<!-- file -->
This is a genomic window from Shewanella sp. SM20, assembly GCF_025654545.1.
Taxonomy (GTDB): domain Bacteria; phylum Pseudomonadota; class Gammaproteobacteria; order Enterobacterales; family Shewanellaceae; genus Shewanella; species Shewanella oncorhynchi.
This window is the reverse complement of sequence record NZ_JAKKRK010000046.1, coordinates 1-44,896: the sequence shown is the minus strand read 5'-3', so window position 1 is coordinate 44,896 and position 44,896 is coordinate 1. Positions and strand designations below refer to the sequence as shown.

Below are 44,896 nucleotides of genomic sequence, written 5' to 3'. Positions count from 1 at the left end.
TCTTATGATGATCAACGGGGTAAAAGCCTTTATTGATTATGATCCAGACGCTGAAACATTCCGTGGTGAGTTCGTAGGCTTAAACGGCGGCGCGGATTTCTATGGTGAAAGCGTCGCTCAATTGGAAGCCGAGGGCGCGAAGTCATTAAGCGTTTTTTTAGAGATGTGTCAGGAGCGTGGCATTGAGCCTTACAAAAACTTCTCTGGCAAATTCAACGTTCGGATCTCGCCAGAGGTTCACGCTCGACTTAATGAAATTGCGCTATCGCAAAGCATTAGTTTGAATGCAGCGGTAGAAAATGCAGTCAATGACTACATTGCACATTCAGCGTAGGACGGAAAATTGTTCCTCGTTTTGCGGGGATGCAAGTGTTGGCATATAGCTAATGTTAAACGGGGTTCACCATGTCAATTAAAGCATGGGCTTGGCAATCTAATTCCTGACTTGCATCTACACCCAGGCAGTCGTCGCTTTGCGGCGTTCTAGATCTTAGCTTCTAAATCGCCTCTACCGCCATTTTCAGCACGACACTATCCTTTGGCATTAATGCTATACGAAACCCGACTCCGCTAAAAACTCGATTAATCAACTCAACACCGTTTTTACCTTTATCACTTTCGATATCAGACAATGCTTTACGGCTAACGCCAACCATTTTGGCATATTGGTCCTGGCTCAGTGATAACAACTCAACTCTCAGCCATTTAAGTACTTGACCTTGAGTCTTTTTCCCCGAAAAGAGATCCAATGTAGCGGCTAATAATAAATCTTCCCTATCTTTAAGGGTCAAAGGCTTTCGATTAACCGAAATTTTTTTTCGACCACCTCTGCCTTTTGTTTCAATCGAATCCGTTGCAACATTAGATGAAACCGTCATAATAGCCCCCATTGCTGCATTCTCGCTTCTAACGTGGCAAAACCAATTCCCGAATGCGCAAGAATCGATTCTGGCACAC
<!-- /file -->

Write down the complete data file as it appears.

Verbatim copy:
This is a genomic window from Shewanella sp. SM20, assembly GCF_025654545.1.
Taxonomy (GTDB): domain Bacteria; phylum Pseudomonadota; class Gammaproteobacteria; order Enterobacterales; family Shewanellaceae; genus Shewanella; species Shewanella oncorhynchi.
This window is the reverse complement of sequence record NZ_JAKKRK010000046.1, coordinates 1-44,896: the sequence shown is the minus strand read 5'-3', so window position 1 is coordinate 44,896 and position 44,896 is coordinate 1. Positions and strand designations below refer to the sequence as shown.

Below are 44,896 nucleotides of genomic sequence, written 5' to 3'. Positions count from 1 at the left end.
TCTTATGATGATCAACGGGGTAAAAGCCTTTATTGATTATGATCCAGACGCTGAAACATTCCGTGGTGAGTTCGTAGGCTTAAACGGCGGCGCGGATTTCTATGGTGAAAGCGTCGCTCAATTGGAAGCCGAGGGCGCGAAGTCATTAAGCGTTTTTTTAGAGATGTGTCAGGAGCGTGGCATTGAGCCTTACAAAAACTTCTCTGGCAAATTCAACGTTCGGATCTCGCCAGAGGTTCACGCTCGACTTAATGAAATTGCGCTATCGCAAAGCATTAGTTTGAATGCAGCGGTAGAAAATGCAGTCAATGACTACATTGCACATTCAGCGTAGGACGGAAAATTGTTCCTCGTTTTGCGGGGATGCAAGTGTTGGCATATAGCTAATGTTAAACGGGGTTCACCATGTCAATTAAAGCATGGGCTTGGCAATCTAATTCCTGACTTGCATCTACACCCAGGCAGTCGTCGCTTTGCGGCGTTCTAGATCTTAGCTTCTAAATCGCCTCTACCGCCATTTTCAGCACGACACTATCCTTTGGCATTAATGCTATACGAAACCCGACTCCGCTAAAAACTCGATTAATCAACTCAACACCGTTTTTACCTTTATCACTTTCGATATCAGACAATGCTTTACGGCTAACGCCAACCATTTTGGCATATTGGTCCTGGCTCAGTGATAACAACTCAACTCTCAGCCATTTAAGTACTTGACCTTGAGTCTTTTTCCCCGAAAAGAGATCCAATGTAGCGGCTAATAATAAATCTTCCCTATCTTTAAGGGTCAAAGGCTTTCGATTAACCGAAATTTTTTTTCGACCACCTCTGCCTTTTGTTTCAATCGAATCCGTTGCAACATTAGATGAAACCGTCATAATAGCCCCCATTGCTGCATTCTCGCTTCTAACGTGGCAAAACCAATTCCCGAATGCGCAAGAATCGATTCTGGCACAC